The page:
Levi Rickert, editor-in-chief in Entertainment. Discussion »
Court cases involve real people with real lives. Sometimes the human element gets lost when there are no names attached to court cases. Such is the case in the US Supreme Court case named "Adoptive Couple v. Baby Girl."
The Adoptive Couple v. Baby Girl case gained enormous attention in Indian country because of the implications the case on the Indian Child Welfare Act, most commonly known as ICWA.
The story of Baby Girl really is a tragic case that should have never come as far as it has. Baby Girl, born to two unwed parents from Oklahoma, was turned over to a couple 700 miles away in South Carolina. Even though the South Carolina couple never adopted Baby Girl, she was sent to live with them through an arrangement with Baby Girl’s biological mother.
Baby Girl's father Dusten Brown was deployed to Iraq during the early part of her life. He is a tribal citizen of the Cherokee Nation. American Indian, who have been historically adopted out of their communities at disproportionate rates, are supposedly protected by the Indian Child Welfare Act.
Something went amiss in this when the biological mother failed to list the Baby Girl as American Indian and provided wrong information to the adoption agency relating to the American Indian citizenship of Dusten Brown.
After he returned from Iraq, where he received numerous medals for his service to the United States, Brown ended up winning custody of Baby Girl and was able to take her back to Oklahoma. There, he worked two jobs, to make sure his legal fees were paid.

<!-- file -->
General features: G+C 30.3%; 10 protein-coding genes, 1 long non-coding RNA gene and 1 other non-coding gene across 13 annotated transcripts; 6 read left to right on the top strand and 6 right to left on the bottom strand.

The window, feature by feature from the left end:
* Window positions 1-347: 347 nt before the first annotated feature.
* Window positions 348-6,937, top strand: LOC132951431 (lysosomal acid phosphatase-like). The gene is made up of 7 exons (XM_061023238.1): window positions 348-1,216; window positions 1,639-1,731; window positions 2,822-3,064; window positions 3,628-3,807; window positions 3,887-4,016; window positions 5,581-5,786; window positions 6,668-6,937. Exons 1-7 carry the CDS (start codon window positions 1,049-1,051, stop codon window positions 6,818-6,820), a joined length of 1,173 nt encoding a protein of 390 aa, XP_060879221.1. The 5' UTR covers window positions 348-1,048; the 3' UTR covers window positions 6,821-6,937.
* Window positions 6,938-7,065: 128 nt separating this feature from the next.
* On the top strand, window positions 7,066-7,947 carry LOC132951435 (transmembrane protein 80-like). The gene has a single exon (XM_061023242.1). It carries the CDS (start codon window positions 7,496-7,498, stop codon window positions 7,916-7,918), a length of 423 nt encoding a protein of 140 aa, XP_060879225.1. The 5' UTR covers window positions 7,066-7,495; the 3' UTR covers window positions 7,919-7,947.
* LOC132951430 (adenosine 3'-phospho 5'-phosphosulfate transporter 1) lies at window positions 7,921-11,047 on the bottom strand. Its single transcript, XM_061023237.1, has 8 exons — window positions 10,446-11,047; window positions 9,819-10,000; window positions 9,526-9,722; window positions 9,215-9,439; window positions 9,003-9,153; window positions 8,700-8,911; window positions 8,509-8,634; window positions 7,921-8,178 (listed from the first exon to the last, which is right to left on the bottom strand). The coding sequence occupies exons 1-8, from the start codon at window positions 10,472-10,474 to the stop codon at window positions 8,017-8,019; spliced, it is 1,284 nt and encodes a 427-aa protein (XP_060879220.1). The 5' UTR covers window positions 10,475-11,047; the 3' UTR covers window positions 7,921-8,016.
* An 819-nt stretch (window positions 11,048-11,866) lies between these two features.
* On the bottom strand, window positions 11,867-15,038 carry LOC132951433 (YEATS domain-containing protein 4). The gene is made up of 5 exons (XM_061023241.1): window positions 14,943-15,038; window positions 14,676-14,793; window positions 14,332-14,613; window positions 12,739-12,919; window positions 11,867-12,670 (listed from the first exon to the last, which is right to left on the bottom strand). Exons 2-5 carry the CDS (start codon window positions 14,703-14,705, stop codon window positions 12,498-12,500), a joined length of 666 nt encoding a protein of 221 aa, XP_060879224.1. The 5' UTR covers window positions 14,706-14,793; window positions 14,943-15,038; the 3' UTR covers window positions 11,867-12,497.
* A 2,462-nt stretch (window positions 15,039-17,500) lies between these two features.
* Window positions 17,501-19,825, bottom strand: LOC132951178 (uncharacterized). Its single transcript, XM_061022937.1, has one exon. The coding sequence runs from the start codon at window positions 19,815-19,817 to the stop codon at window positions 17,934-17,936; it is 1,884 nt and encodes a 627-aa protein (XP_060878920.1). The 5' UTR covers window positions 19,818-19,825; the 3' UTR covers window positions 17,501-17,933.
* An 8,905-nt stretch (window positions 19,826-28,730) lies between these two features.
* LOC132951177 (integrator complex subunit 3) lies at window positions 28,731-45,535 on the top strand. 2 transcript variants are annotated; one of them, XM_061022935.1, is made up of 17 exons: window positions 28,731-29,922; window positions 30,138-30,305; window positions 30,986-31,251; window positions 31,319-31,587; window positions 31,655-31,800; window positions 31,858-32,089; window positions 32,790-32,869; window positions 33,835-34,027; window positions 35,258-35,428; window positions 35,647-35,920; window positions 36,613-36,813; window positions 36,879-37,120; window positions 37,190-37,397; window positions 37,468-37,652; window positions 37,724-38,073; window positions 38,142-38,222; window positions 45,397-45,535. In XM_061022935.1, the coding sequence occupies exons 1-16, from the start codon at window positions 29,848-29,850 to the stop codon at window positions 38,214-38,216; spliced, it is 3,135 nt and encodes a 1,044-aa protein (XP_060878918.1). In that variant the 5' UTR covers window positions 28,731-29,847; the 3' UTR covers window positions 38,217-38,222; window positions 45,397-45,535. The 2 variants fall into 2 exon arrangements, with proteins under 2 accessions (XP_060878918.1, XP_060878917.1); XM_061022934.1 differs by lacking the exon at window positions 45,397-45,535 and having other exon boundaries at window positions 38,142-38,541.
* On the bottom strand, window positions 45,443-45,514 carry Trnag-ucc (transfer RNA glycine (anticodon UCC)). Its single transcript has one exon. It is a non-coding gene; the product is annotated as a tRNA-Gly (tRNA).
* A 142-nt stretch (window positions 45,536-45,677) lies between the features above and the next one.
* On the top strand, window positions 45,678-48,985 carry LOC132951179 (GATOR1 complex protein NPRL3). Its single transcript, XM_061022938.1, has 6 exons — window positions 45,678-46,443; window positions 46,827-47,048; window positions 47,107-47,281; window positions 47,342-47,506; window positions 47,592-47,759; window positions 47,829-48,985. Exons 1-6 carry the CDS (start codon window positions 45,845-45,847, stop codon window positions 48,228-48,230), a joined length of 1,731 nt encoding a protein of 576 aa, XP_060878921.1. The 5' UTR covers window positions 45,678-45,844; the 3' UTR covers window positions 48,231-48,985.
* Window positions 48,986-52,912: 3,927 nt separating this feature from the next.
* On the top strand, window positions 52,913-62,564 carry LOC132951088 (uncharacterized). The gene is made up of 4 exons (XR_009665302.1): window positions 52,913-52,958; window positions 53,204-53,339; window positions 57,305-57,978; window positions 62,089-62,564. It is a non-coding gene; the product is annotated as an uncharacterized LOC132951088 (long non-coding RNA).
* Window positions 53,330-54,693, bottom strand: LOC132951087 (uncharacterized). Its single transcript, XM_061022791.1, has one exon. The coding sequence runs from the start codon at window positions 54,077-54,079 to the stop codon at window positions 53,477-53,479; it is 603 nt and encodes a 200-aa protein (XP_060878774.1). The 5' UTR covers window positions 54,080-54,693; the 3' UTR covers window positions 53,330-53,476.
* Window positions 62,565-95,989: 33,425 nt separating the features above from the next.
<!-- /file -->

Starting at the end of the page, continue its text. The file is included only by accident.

The South Carolina couple made a public relations campaign out of the case. They ended up on Dr. Phil, who has no clue about the tragedy faced by American Indian children within the court system throughout the United States.
The case ends up at the United States Supreme Court. In a 5-4 decision rendered on June 25, 2013, the court remands the case back to the South Carolina Supreme Court. Last week, the South Carolina Supreme Court orders "the immediate transfer of the child, no longer an infant or toddler, upon the filing of the family court's adoption order, without regard to whether such an abrupt transfer would be in the child's best interest."
The young girl in our Photo of the Week has been known as "Baby Girl" in a custody battle that made its way all the way to the US Supreme Court. Baby Girl, also known as Baby Veronica, is Veronica Brown. She turns four years old on September 15.
The photo is of Veronica and her father from Monday as he was leaving the Tulsa airport on his way to National Guard training. Quite obviously, it would not be in the best interests of Veronica if the South Carolina Supreme Court has its way.
You can find all the stories the Native News Network has followed this case
posted July 27, 2013 6:30 am edt